“We function so well as human beings because in fact we forget things at a very efficient rate,” said neuroscientist James L. Olds, director of George Mason University’s Krasnow Institute for Advanced Study, which is dedicated to the study of human cognition. “If we flawlessly remember everything about every aspect of every day, we would have tremendous difficulty given the fact that our brains are limited. . . . Forgetting is as important biologically as memory”…
Source: Reuters – 15 November 2001
…The value of gesturing to convey meaning to the listener has been shown in previous research, but it also may help the conveyor of the information, Susan Goldin-Meadow and colleagues report in the journal Psychological Science…
“Producing gestures can actually lighten a speaker’s burden,” the researchers write. They suggest that by tapping into a part of the brain dealing with visual and spatial subjects, gesturing while talking may make demands on additional memory stores and allow the speaker to remember more.
“Whatever the mechanism,” the authors note, “our findings suggest that gesturing can help to free up cognitive resources that can then be used elsewhere. Traditional injunctions against gesturing while speaking may, in the end, be ill-advised.”
(6) “The Brain’s Halves Cooperate To Help Us Remember Events, Giving “Lefty Family” Members Better Episodic Memory”
Source: American Psychological Association – 21 October 2001
Does coming from a family full of “lefties” tend to make a person better at remembering events? The data from two recent experiments answer in the affirmative. What’s more, psychologists may finally be able to explain why kids don’t remember events until they are about four years old. This recent research is reported in the October issue of Neuropsychology…
Stephen D. Christman, Ph.D., and Ruth E. Propper, Ph.D., of the University of Toledo in Ohio, studied memory as a function of family handedness. Interestingly, people don’t have to be personally left-handed to share a unique trait: There is evidence that the two brain hemispheres of even right-handers with left-handed relatives share functions more equally, interact more and are connected by a larger corpus callosum (the bundle of mediating fibers) than the hemispheres of people with right-handed relatives. Although it is not well understood, there is a hereditary component to handedness.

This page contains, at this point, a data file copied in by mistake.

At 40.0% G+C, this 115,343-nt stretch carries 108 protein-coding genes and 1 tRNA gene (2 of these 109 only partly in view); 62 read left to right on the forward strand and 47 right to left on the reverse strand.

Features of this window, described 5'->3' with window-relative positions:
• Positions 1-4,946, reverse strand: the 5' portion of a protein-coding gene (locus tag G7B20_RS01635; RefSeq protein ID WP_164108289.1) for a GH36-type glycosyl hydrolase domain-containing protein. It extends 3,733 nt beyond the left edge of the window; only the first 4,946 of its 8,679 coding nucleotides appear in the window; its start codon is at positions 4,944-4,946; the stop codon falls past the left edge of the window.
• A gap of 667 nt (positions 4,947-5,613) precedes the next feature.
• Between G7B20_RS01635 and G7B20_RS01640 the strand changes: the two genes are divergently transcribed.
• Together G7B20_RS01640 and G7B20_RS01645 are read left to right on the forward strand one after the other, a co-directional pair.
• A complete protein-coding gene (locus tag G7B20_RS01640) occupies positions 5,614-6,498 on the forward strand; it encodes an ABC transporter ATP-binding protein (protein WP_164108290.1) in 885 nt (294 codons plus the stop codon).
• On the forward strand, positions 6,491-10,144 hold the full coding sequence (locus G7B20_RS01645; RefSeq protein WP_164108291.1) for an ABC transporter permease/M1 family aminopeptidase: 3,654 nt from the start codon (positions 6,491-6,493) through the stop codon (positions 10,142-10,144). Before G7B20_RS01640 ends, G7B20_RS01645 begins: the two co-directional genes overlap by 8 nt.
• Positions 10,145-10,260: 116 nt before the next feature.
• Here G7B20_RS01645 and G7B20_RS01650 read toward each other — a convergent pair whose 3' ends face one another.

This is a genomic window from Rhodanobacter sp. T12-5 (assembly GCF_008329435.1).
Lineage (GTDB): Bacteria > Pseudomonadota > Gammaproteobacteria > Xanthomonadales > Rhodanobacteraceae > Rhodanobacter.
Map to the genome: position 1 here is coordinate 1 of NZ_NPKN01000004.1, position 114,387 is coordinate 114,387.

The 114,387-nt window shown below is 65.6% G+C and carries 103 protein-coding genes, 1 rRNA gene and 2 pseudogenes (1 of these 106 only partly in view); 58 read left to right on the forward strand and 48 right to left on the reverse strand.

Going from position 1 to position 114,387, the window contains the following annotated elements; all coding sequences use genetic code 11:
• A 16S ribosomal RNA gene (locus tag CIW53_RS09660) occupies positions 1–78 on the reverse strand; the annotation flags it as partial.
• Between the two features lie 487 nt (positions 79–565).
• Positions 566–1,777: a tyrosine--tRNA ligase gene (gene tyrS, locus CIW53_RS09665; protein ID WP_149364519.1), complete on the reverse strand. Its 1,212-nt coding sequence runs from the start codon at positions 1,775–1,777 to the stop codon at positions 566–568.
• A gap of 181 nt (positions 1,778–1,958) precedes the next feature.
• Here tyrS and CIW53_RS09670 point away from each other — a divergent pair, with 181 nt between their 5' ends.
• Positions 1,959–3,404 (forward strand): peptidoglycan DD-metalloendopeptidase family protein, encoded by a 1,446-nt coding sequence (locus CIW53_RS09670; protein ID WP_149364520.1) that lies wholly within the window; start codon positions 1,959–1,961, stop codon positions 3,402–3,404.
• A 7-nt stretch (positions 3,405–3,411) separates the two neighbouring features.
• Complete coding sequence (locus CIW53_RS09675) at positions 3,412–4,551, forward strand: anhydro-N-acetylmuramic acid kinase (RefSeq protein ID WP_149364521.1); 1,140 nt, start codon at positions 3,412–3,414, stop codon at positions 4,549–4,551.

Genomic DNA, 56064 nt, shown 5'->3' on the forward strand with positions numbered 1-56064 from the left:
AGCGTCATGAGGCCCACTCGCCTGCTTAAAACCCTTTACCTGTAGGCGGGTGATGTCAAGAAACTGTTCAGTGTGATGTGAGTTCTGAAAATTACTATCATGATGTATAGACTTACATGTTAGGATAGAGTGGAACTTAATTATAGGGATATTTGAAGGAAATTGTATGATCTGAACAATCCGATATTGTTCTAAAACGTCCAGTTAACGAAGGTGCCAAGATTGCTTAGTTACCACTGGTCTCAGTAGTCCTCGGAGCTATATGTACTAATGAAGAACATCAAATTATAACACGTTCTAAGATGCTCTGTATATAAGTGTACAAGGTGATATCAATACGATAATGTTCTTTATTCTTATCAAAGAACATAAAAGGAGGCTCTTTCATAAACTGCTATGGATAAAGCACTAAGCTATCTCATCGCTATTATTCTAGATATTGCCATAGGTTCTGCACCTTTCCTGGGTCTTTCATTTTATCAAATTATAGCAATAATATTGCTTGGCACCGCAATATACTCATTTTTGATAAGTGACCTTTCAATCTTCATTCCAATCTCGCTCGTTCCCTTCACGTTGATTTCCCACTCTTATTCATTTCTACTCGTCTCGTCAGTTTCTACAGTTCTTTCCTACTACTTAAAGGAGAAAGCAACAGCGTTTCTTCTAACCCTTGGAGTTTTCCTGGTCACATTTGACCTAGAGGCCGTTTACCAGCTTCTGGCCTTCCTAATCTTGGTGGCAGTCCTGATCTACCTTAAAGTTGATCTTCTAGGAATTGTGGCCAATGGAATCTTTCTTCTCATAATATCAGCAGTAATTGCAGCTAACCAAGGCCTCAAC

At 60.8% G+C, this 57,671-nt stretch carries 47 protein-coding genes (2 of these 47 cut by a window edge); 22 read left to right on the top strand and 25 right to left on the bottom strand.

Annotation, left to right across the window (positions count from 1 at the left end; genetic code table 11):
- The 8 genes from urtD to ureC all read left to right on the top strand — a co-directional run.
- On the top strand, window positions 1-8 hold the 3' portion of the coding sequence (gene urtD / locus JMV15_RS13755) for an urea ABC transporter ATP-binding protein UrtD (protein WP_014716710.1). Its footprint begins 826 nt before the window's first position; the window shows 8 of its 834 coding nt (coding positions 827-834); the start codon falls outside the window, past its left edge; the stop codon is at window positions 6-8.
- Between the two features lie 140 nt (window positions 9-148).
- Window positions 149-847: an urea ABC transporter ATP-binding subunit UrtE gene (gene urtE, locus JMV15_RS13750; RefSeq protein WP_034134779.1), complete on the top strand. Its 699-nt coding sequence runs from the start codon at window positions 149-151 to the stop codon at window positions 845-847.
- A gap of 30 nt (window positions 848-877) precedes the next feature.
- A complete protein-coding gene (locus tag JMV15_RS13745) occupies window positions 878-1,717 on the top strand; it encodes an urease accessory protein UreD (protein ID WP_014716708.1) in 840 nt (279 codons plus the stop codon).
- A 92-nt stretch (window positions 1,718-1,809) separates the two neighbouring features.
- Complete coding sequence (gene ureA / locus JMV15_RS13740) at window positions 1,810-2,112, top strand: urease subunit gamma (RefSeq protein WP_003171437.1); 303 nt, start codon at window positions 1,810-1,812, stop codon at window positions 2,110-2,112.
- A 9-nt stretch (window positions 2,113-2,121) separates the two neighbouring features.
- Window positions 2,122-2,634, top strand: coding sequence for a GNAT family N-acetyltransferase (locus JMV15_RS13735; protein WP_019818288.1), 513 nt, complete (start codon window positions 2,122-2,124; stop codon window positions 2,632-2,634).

Christman and Propper studied two types of memory–episodic (the recall and recognition of events) and non-episodic (factual memory and implicit memory, the latter of which concerns things people “just know”). Strength or weakness in either, says Christman, “may not have much effect in educational settings, as we can recall things we have learned by ‘remembering’ them (episodic memory) or by ‘knowing’ them (implicit memory). The main difference is that people who ‘remember’ can also recall details about the time and place at which they first learned this fact”…
Christman and Propper conclude that because our brains’ two halves work together to help us remember events, people whose brains’ halves work together more actively (people with left-handedness in their families) remember events better than they remember facts. As a result, the authors say that memory studies should factor in the familial and probably personal handedness of participants (having a weak versus strong hand preference may also matter). Further research may help explain why episodic memory benefits from the two halves working together, whereas factual/implicit memory is better processed in one half alone.